Spring on the farm was always welcome - as it is everywhere in this northern climate. But before you could really enjoy it you had to get through mud season. This was originally published in April 1989.
Around our farm, and I suspect around many other dooryards in the countryside at this time of year, the scope for hippopotamus blood-cooling extends as far as the eye can see.
As usual, the really soupy stuff extends from just outside the kitchen door, runs down across the dooryard, takes in the space where the cars are parked, and covers all possible approaches to the barn.
It is hard to explain to guests, who come from tidy places like West Germany, that the mud in our dooryard is not the outward and visible sign of some inward and invisible moral decay. This is especially true now, when all the wood ashes we dumped on the ice in those same areas, to stop us from sliding down the hill in the winter, have now emerged as a seemingly permanent grey sludge coating the top of whatever stepping stones we do have.
Getting into the car right now is a challenge! "Let's see ... if I stand on the top edge of that wheel rut, can I open the door, twist around in mid air, and fall toward the seat, rocking backwards at the same time, so as to lift my feet clear of the mud and swing them triumphantly in with the barest minimum of the muck from the wheel rut following along?"
That is not an easy question to answer, since it involves several unknowns. For instance, who drove this car last? Since our whole purpose in life around here seems to be to keep the wheels of the automotive industry turning, this is not an easy question to answer. Probably we should hang a little sign in the window with the name of the last driver, but that would involve a level of organization hitherto unknown in these circles.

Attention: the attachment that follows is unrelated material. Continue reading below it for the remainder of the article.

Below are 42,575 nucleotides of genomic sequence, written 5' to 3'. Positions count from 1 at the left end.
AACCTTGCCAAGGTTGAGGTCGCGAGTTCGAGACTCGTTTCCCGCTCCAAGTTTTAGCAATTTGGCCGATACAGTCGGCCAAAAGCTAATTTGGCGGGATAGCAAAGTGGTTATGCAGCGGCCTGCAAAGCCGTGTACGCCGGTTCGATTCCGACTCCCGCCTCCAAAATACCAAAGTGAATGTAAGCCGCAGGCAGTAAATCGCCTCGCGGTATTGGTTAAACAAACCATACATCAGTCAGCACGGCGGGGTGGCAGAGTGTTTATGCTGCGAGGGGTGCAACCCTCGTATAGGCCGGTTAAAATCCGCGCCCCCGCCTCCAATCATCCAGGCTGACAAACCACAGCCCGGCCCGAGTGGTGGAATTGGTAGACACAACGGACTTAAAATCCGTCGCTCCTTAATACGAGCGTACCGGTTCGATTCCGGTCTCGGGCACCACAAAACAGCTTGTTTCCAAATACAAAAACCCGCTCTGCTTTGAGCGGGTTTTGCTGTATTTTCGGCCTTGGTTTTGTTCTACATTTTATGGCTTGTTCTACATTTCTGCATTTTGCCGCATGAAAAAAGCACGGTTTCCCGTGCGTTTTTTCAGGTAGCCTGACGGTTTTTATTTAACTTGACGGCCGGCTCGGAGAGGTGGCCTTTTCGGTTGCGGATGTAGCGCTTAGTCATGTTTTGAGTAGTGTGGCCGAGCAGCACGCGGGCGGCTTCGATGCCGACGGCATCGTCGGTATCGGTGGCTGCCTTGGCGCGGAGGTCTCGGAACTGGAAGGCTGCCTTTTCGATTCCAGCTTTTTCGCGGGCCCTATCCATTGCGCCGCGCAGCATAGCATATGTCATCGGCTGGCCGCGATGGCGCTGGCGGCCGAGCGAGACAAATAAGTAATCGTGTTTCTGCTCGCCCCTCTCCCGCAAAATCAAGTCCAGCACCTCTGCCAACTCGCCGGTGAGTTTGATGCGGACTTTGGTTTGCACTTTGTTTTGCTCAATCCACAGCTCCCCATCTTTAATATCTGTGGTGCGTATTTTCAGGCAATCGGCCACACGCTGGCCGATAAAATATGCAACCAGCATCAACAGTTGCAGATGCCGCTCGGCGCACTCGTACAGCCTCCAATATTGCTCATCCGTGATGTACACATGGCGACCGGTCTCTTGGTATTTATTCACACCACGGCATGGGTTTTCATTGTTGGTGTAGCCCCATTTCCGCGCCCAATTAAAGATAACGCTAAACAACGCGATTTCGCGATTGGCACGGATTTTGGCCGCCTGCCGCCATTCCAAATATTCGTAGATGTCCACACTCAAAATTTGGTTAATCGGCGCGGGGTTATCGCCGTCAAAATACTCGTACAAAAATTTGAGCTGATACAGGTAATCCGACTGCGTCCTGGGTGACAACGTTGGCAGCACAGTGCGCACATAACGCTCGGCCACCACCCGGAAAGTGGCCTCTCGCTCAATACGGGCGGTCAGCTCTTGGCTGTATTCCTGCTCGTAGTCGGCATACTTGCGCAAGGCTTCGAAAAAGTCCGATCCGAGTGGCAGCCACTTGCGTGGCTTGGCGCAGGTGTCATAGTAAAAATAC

If I drove the car last then the driver's seat will be far enough back to let me in without risking hip displacement by jumping for the interior. If my wife drove the car last, then not only is the seat too far forward, but the back is puritanically upright, and the same leap will leave me looking and feeling like the one-too-manyeth sardine squeezed into the can by a novice packer at the canning factory. The whole maneuver lacks grace, if you see what I mean. Furthermore, suspended thus between the steering wheel and the seat back, and with a displaced hip, I can never remember on which side of the seat to find the thingummy which allows the seat to slide backwards. Meanwhile, there is the mud.
So here I am, standing first on one foot and then on the other, about five feet astern of my trusty car, weighing the possibilities, while the ground upon which I am standing begins to sink slightly and the water rises, and I think - too late - of hip waders. How is it, I ask the grosbeaks in the tree above me (who are too busy arguing with each other to pay the slightest attention), how is it that those wheel ruts came to be just there, looking as though they had been designed by some Dungeons and Dragons Master, intent on keeping the car safe from any and all intruders, including the owner?
And another thing, how firm is the top of this wheel rut, that looks like the Isthmus of Panama between the various pools of goo? If I tip-toe along it, and then lean over so as to reach the door handle, will Isaac Newton come to its aid, reminding it that for every action there is an equal and opposite reaction, and so encourage it to move backwards away from the car at a speed which leaves my spinal cord looking like one of the cables on a suspension bridge, while my fingers grip the rain gutter above the car door and my feet and shoes explore ways and means of returning from half-way under the other vehicle, which is where they will have fetched up when the spinal cord reaches equilibrium?
On second thought, maybe I don't really need to go to town right now. If you see a hippopotamus or two, send them right over.
Words & Images
We moved to our farm in Sussex, New Brunswick from Toronto in 1977, only moving away in 2014.